The Mystery of Punishment and Suffering
By Fr. Jerry Pokorsky ( bio - articles - email ) | Sep 26, 2022
“God did not make death, and he does not delight in the death of the living.” (Wis. 1:13) How do we explain God’s wrath and innocent suffering? Some view God’s “wrath” as “poetry,” with strong metaphors of disapproval. Many become atheists because they cannot bear the thought of innocent suffering. “How can a good God permit so much evil and suffering in the world?”
Punishment is behavior-related. The purposes of painful retribution are to change behavior, balance the scales of justice, vindicate injustice, cause suffering, or inflict profound cruelty. Punishment responds to actions that violate the will of a superior agent. The agents of afflictions include man, nature, demons, and in response to sin, God.
Parents encourage righteousness as they discipline their children for misbehavior. Society arrests and imprisons criminals to protect society and set the scales of justice right. Good nations wage war to protect vital national interests in compliance with just-war principles. But there is always an admixture of evil in every human corrective endeavor. So St. Paul warns: “Never avenge yourselves, but leave it to the wrath of God; for it is written, ‘Vengeance is mine, I will repay, says the Lord.’” (Rom. 12:19)
Nature punishes more subtly to protect and reestablish the natural created order. Wounded as we are by sin, much of our behavior is self-destructive. As we violate human nature in ignorance or sin, human nature responds with suffering (substance abuse, STDs, etc.). Behavior-related transgressions result in suffering that incites us to change our behavior. Sometimes it doesn’t take much. A finger blister—not total incineration—is all that’s necessary to prevent a disobedient child from touching a hot stove again.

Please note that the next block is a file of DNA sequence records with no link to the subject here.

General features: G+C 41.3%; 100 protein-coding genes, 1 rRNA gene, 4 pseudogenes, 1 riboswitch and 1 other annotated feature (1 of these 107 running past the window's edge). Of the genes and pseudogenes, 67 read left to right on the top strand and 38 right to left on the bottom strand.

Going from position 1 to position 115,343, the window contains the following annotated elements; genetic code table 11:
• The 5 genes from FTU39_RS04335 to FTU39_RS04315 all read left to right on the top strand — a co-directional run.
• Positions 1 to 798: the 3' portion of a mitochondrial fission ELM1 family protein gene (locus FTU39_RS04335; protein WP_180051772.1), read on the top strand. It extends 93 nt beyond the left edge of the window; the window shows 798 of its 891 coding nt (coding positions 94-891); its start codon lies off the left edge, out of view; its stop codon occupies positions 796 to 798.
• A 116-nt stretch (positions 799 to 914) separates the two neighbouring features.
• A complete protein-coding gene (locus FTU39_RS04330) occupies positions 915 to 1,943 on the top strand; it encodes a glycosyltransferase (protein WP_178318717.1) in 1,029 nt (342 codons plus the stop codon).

However, the pain of disrupting nature does not reflect the full gravity of sin. The Ten Commandments are the central precepts of Natural Law. The first three Commandments—worship the one God—form the primary message of the Old Testament. False worship, such as placing idols on Catholic altars for ecumenical purposes—may not feel like a terrible violation. But there are many examples in the Scriptures where idol worship ignites God’s wrath. The guilt of maliciously violating God’s law, as God’s wrath reveals, calls for punishment that exceeds the pain inflicted by nature (and explains our need for partial and plenary indulgences).
Some suffering is innocent, the mysterious result of Original Sin. God allows suffering to test us; we cannot rule out demonic activity with innocent suffering. The Book of Job is a story of Satan attempting to provoke Job to sin, and failing. As we pray for the protection of the angels and saints from experiencing various evils in suffering, we also cannot categorically deny diabolical hatred in “punishing” us for violating the demonic will. Demonic, hateful cruelty expands a “solidarity of evil” with our cooperation. Think of the gratuitous suffering inflicted by the totalitarian states of the 20th century.